On Thursday, April 20, Thomas Jones saw the cavalry ride away. The manhunters had heard that the assassins were spotted in a different county. Jones brought the news directly to Booth and Herold, telling them it was now time to attempt the river crossing. Jones led Herold and Booth to his house. Booth rode a horse while the other two men walked. Jones brought them food and then immediately headed to the river. Jones had arranged for a servant to leave on the river. Jones waded into the river and found the boat, and then he and Herold helped Booth in. Herold sat in the bow to row, while Booth would steer. Jones showed Booth which direction to go on his compass, and warned the two men to hide the light from the candle he gave them so that they would not be noticed by patrol boats. Jones then told Booth the name of a contact across the river.
Jones had waited for the right opportunity to guide Booth and Herold on to the next stage in their escape. Now that the cavalry had ridden out of town, he thought that they would have a better chance of safely crossing the river. It might have aroused the authorities’ suspicions if it had been found out that Jones had crossed the river that night, so he could not escort them. But Jones brought them food and a boat, in addition to providing them with his deep expertise as a Confederate spy who had often smuggled people across the river. It was up to Booth to follow his directions and steer the boat.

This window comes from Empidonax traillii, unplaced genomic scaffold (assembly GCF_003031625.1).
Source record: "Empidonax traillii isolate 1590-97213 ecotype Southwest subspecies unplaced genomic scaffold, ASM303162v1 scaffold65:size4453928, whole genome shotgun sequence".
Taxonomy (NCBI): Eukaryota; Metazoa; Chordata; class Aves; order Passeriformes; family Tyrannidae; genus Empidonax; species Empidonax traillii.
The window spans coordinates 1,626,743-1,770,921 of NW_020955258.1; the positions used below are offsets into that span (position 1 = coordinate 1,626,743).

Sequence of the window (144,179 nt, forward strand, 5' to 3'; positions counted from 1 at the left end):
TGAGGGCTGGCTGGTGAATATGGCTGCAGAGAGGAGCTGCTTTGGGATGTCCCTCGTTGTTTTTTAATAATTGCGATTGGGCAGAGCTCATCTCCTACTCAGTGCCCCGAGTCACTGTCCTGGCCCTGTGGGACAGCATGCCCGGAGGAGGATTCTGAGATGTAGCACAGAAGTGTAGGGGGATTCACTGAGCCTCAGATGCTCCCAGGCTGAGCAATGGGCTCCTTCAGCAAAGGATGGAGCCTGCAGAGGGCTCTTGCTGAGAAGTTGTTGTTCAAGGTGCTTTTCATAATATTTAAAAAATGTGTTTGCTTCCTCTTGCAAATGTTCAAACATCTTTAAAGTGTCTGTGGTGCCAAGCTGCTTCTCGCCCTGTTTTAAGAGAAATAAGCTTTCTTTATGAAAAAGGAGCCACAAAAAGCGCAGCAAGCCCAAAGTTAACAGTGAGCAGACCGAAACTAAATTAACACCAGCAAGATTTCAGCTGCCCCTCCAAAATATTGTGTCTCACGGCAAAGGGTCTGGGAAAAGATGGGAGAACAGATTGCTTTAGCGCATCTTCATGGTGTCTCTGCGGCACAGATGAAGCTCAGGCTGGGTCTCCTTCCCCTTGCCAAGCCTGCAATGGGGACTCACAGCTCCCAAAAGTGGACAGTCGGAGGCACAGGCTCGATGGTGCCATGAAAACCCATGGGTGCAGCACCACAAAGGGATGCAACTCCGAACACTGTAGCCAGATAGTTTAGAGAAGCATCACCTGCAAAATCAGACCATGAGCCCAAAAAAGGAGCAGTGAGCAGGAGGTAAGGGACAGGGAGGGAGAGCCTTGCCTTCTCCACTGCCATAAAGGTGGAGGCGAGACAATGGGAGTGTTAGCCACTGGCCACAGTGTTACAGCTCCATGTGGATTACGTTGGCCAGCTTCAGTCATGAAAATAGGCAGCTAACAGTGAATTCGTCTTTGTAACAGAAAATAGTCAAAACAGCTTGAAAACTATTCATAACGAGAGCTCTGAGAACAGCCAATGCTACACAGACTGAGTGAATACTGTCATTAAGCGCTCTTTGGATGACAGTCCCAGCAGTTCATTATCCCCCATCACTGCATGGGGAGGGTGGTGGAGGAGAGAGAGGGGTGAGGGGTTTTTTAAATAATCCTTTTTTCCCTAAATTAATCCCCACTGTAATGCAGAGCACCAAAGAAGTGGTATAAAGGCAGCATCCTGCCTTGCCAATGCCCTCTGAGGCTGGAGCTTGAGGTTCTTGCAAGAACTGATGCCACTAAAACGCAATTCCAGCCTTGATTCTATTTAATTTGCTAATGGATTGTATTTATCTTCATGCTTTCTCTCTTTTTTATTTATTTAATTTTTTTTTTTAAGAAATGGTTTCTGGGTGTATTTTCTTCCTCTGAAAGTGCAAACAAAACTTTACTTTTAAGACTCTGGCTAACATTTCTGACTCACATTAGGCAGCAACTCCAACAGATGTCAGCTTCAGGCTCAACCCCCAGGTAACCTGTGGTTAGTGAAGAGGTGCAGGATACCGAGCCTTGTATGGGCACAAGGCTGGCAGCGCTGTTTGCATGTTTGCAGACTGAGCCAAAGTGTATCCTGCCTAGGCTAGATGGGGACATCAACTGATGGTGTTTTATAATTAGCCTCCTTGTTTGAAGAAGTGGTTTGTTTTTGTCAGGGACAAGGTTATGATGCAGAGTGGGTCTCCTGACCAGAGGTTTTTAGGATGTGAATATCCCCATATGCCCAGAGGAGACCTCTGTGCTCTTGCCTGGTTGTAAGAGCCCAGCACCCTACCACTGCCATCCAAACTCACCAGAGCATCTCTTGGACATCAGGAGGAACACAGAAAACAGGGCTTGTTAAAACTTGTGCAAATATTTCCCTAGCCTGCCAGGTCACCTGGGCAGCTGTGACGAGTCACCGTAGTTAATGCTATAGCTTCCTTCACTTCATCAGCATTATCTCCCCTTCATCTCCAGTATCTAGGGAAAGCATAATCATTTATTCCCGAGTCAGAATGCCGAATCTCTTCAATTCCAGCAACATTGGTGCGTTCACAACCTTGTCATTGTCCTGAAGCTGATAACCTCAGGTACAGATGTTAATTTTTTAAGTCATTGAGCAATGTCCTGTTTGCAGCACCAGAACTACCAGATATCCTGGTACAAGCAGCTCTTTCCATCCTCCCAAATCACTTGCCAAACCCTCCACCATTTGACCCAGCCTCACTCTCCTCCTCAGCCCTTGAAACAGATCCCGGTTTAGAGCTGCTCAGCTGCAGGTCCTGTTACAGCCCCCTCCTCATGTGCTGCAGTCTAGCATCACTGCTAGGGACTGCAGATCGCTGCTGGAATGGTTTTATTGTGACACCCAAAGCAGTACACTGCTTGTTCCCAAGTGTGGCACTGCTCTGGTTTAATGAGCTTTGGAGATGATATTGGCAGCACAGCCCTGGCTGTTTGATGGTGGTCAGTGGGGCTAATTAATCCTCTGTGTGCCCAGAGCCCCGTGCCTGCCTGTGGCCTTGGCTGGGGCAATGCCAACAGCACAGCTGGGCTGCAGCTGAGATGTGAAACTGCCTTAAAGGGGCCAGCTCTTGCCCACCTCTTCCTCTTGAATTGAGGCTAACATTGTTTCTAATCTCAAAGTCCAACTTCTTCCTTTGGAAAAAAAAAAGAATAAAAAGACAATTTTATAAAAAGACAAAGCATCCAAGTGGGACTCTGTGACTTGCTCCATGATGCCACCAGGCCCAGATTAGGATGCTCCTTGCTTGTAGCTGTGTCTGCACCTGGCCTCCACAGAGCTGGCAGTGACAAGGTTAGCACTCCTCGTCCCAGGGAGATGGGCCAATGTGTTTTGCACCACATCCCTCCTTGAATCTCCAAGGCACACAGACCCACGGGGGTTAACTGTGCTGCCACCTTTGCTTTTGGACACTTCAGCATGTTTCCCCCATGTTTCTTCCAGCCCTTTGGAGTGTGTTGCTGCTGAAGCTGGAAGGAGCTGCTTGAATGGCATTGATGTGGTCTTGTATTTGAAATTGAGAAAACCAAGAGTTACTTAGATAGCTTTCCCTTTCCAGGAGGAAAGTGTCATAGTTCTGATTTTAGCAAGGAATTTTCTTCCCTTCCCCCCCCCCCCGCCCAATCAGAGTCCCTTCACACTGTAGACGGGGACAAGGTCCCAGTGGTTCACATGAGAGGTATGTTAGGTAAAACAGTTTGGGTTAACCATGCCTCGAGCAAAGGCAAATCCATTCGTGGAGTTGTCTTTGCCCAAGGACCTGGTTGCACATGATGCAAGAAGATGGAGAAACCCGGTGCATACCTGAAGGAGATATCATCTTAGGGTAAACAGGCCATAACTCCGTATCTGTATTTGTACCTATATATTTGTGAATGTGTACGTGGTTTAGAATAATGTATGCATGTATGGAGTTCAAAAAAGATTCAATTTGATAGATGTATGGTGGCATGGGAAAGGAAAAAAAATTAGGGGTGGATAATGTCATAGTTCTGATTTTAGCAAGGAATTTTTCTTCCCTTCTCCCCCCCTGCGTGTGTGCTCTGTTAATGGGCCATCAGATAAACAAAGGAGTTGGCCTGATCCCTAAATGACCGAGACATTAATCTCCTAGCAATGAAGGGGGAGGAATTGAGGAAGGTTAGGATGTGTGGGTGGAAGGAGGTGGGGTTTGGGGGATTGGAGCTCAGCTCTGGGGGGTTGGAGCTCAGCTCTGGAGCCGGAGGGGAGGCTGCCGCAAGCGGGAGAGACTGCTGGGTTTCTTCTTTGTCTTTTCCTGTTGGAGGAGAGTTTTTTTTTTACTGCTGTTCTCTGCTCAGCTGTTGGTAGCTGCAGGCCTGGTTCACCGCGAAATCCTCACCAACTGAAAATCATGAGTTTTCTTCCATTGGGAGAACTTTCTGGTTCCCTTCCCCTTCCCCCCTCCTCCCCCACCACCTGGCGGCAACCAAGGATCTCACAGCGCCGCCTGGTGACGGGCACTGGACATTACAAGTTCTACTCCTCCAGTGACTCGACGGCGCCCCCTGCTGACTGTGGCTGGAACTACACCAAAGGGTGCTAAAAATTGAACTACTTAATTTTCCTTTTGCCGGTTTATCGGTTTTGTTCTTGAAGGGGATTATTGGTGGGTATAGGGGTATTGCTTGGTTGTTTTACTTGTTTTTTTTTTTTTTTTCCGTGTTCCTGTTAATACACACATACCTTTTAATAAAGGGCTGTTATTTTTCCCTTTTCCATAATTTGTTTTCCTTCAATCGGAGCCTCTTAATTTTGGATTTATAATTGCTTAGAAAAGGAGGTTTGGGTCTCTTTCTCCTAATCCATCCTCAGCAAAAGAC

As Jones pushed the boat off, Booth tried to give him a handful of Union bills. Jones refused the money, saying he had not helped them in order to profit. At last, he accepted eighteen dollars for the cost of the boat.
Jones returned to his farm, reassured to think that Booth and Herold would soon be in Virginia. He would never see the two men again. And little did he know, they were rowing in the wrong direction!
Once again, Booth’s skills proved to be too impractical to help him in the task he had undertaken. In the context of the theater, Booth could have acted the part of a fugitive killer beautifully, but to actually navigate a river at night was a different matter.
In Bryantown on April 20, investigators re-questioned Samuel Mudd. This time, Mudd said that the stranger had worn a false beard. Mudd also revealed that he had met John Wilkes Booth before, the preceding fall. This admission made Mudd’s story sound less convincing to the investigators: how could Mudd have failed to recognize Booth if he had already met the famous actor before and had even hosted him at his farm in the past. After hours of questioning, Mudd was shown a picture of John Wilkes Booth and said that, now that he thought about it more, the stranger had been John Wilkes Booth. After he agreed to sign a statement the next day, the exhausted Mudd was allowed to ride home. In the end, Mudd’s lies ended by delaying the investigators long enough to give Booth time to reach Virginia.